Notate What You Notice

When I saw the stone of John H. Ufkes, I noticed that the name and dates appeared to be a newer, “cleaner” cut than the rest of the stone–particularly the verse on the bottom that I could not read because it was nearly weathered away.

When asking someone about it, I was told that his grandchildren had “gone in together” and had the name and vital dates “recut” into the stone. It almost looked like the name area of the stone had been “cut away” slightly so that the name could be reinscribed.

While I’m not certain of just how it was done, I should make a note that part of the inscription has been “redone.” If it appears that a stone has been some how modified or improved some time after the inscription, make a note of that. It may not be obvious from the pictures you take.

John H. Ufkes stone, Immanuel Lutheran Cemetery, Carthage, Hancock County, Illinois

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3 thoughts on “Notate What You Notice

  1. Sherry Leafgreen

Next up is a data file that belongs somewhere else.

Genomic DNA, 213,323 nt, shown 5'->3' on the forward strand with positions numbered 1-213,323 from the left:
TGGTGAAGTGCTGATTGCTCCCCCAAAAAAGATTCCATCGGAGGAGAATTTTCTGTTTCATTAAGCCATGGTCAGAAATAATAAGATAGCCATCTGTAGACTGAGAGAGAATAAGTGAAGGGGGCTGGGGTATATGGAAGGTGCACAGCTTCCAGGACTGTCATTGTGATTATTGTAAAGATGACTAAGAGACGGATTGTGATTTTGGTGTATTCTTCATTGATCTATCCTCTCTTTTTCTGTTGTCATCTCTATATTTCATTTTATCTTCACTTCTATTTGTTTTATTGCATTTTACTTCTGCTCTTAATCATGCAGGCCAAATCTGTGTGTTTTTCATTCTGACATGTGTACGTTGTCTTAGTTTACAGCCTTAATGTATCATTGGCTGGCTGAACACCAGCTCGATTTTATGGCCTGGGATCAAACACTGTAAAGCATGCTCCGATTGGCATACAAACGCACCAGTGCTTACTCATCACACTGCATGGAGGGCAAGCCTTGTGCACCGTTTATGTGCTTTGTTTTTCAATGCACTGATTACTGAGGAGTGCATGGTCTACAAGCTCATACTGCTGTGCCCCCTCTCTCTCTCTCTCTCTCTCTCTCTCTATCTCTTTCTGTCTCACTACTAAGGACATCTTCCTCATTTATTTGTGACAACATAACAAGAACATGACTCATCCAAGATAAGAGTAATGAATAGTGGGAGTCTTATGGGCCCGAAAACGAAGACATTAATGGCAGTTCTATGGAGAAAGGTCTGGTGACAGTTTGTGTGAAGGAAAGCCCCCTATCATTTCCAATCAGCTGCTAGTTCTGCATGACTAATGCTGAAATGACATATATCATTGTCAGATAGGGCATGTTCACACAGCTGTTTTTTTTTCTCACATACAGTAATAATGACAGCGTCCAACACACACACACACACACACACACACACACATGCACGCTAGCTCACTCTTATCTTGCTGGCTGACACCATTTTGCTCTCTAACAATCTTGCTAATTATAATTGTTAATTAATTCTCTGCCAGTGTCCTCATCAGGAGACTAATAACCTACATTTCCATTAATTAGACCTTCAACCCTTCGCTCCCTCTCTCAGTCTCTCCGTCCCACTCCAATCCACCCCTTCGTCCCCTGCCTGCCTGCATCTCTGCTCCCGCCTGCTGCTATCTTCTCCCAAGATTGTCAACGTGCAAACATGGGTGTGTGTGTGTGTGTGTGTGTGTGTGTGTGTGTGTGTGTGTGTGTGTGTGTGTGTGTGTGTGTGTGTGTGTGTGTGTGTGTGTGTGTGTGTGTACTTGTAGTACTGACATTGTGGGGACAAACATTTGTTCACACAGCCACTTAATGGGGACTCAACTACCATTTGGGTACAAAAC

What would you record if you believe that a stone has been placed to memorize an ancestor that is not contemporary with the individual. For example, a family places a monument to an emigrant ancestor in 2017 who died around 1786 and posted an entry to find-a-grave?

    Reply
    1. michaeljohnneill Post author

      If you know when the item was placed, then do that. In most cases one does not. In the case of the item in the illustration, I have a notation that indicates the inscription looks like it has been recut or updated some time after the stone was originally placed.

      Reply
  2. Jo Lucas

    Hi Michael – you might consider blogging some tips on photographing headstones. A recent trip of over 700 miles to cemeteries in KY yielded some disappointing headstone photos. Some I can acquire from Find A Grave but I kinda wanted my own. In that blog you might also mention tombstone rubbings. I forgot to prepare for that opportunity.

    Reply

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